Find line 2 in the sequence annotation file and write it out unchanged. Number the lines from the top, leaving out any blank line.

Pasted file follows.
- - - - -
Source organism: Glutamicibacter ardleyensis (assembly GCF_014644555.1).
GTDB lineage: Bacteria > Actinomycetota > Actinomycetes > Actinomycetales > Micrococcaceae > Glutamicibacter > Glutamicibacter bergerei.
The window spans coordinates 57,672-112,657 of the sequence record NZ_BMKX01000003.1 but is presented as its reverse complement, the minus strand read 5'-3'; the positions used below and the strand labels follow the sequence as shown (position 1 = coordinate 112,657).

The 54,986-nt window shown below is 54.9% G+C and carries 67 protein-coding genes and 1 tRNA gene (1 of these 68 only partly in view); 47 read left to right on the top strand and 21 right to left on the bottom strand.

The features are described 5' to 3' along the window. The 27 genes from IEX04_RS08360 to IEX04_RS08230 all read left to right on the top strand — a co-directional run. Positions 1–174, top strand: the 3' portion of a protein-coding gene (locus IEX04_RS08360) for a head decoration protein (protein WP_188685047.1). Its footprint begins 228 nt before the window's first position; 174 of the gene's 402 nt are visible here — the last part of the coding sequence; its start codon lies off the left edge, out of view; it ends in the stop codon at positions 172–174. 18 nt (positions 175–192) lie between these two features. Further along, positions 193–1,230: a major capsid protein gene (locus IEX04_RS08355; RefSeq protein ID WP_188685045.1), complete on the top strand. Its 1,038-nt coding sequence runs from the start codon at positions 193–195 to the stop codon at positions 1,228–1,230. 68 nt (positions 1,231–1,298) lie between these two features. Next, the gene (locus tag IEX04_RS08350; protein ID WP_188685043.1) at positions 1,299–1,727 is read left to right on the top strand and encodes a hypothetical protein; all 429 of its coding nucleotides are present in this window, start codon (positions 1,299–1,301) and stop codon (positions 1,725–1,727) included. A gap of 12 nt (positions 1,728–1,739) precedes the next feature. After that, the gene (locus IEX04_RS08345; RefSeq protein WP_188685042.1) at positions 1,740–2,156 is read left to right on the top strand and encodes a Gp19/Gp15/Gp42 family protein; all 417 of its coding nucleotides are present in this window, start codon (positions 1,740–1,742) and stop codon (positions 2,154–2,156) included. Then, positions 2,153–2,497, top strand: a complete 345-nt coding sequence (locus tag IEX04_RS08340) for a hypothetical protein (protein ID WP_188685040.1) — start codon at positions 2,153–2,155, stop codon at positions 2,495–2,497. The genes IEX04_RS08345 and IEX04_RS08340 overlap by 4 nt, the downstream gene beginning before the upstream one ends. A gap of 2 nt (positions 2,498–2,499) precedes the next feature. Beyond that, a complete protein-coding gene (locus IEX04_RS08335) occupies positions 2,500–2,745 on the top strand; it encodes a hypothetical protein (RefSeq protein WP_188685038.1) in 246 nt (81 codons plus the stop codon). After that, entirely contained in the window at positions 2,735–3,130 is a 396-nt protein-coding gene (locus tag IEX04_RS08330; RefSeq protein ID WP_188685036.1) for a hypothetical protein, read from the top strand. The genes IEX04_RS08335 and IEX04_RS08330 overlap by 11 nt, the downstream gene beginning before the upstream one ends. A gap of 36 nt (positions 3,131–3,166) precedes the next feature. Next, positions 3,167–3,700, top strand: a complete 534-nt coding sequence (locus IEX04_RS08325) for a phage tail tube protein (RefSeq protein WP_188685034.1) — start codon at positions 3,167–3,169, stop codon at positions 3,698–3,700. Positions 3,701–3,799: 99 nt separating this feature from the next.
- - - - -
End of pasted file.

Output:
GTDB lineage: Bacteria > Actinomycetota > Actinomycetes > Actinomycetales > Micrococcaceae > Glutamicibacter > Glutamicibacter bergerei.